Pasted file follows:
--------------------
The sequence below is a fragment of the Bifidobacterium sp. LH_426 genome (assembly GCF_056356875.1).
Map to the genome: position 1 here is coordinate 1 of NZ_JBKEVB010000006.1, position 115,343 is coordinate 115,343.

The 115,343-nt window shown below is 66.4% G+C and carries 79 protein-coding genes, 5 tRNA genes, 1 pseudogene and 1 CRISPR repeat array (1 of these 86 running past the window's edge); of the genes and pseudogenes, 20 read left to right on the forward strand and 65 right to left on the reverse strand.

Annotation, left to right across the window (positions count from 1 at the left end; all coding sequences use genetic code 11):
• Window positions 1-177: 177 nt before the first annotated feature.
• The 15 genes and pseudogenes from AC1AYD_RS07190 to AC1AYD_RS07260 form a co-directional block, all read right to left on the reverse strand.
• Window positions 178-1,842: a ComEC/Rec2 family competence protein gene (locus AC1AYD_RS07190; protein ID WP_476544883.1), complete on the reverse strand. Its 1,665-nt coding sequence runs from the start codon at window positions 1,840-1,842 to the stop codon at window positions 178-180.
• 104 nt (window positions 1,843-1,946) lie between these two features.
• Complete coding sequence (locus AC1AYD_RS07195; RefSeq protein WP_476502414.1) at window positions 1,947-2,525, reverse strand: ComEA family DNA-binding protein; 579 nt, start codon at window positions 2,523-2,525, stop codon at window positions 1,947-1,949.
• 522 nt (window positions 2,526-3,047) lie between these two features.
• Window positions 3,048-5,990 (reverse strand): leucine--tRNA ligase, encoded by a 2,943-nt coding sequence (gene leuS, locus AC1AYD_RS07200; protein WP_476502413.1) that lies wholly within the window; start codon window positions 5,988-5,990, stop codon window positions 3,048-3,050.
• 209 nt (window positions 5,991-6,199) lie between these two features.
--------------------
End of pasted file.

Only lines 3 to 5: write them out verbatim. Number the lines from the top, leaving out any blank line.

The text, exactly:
The 115,343-nt window shown below is 66.4% G+C and carries 79 protein-coding genes, 5 tRNA genes, 1 pseudogene and 1 CRISPR repeat array (1 of these 86 running past the window's edge); of the genes and pseudogenes, 20 read left to right on the forward strand and 65 right to left on the reverse strand.

Annotation, left to right across the window (positions count from 1 at the left end; all coding sequences use genetic code 11):
• Window positions 1-177: 177 nt before the first annotated feature.